I visited the Franklin Institute in Philadelphia 11/08/2013 where the Pompeii exhibit opened on this day. I had seen this exhibit while in high school years ago when it was in Dallas, Texas, and I found that several more artifacts have been added to the exhibit. The tour is self-guided, you can either read the information boards at each artifact, or rent an audio headset for $6. The self-guided tour takes about 1-2 hours, depending on how quickly or slowly you want to view each artifact. You can spend as long as you like.
The exhibit starts out with the advanced technology of the Romans during that period. You walk into different "rooms," as if walking into one of the homes or into the Market Square. There are TVs that display short animations of what it was like to live in that area. It then leads up to the critical day when Mount Vesuvius erupted. The last room contains casts of some of the individuals that died at the site (the excavators were smart when they discovered that the remains of the bodies left an opening in the volcanic ash, and they poured casting material into the ash to recreate the actually body positions of the killed individuals). I was a little disappointed that the "table scene" which contains a family eating around a table was not in the exhibit, most likely because it is more fragile than the other casts. When Mount Vesuvius erupted, the heat and poisonous gases that were released left some of the remains frozen in time, as rigor mortis occurred immediately to some of the bodies that made them appear as if they were still eating dinner. This is all explained in the exhibit.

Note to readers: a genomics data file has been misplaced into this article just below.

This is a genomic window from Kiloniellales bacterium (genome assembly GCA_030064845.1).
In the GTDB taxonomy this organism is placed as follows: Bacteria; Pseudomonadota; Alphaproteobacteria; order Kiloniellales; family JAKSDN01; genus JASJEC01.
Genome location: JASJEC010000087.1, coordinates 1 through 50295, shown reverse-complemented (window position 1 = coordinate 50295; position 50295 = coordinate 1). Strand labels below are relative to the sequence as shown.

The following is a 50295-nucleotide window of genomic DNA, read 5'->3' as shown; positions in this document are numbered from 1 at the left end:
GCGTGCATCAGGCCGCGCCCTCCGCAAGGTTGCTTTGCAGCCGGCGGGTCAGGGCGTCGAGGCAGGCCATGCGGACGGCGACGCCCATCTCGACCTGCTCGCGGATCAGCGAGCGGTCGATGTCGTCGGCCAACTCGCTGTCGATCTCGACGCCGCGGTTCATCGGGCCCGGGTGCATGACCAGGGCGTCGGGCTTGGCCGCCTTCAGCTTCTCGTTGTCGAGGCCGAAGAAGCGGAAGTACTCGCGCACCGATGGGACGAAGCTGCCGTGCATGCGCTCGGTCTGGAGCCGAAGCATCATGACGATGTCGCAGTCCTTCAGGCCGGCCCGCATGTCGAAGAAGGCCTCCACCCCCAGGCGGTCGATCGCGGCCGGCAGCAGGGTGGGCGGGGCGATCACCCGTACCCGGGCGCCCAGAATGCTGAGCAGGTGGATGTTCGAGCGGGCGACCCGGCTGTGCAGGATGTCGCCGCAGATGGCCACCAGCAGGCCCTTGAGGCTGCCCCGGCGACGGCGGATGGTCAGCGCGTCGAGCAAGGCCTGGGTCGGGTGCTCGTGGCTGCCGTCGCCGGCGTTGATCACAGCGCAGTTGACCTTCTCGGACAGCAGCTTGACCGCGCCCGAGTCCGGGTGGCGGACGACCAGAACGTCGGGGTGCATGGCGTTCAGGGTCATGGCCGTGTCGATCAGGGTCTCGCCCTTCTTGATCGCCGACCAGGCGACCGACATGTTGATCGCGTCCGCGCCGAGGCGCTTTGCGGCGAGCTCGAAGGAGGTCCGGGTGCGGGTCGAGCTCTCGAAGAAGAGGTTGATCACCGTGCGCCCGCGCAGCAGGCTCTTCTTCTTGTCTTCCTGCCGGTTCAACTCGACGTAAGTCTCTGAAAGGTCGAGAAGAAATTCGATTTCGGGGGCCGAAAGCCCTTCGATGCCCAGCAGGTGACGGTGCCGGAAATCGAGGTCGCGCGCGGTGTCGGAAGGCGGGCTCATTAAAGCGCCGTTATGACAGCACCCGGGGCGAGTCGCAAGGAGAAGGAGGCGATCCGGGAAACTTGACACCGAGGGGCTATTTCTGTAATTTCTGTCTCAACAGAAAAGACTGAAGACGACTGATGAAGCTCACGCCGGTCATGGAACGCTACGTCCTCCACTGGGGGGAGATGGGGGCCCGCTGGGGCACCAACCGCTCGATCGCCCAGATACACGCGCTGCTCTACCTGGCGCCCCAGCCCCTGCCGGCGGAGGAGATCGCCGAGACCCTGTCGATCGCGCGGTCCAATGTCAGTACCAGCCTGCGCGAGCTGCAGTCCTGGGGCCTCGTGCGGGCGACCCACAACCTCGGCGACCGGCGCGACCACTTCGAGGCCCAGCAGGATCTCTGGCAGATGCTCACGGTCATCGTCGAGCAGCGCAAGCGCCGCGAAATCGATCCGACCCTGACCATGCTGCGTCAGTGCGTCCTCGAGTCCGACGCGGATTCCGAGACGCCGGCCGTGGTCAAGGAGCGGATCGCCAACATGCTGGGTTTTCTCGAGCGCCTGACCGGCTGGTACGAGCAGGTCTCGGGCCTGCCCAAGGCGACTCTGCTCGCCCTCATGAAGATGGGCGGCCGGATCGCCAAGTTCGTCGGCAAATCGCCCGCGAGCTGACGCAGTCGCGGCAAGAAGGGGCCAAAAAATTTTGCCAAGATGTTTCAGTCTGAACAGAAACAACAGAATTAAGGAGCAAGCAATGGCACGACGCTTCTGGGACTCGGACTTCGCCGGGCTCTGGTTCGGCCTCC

The Pompeii exhibit tickets will allow you to choose a particular start time. This is to ensure that crowd-control is maintained to avoid an influx of people entering the exhibit at once. I highly recommend seeing the Pompeii exhibit.
An added bonus at the Franklin Institute was getting to see two different Planetarium shows, To Space and Back, and Our Evening Sky. The highlight of the day was when I experienced the giant Tesla coil that went off while I was standing right underneath it (occurs on the hour). The train exhibit was also very interesting, especially learning about the history of the railroads.
The Franklin Institute is located on N. 20th between Winter and Race Streets. The tickets (including Pompeii) were ~$30 each, underground parking is available for a fee.
Own or manage this property? Claim your listing for free to respond to reviews, update your profile and much more.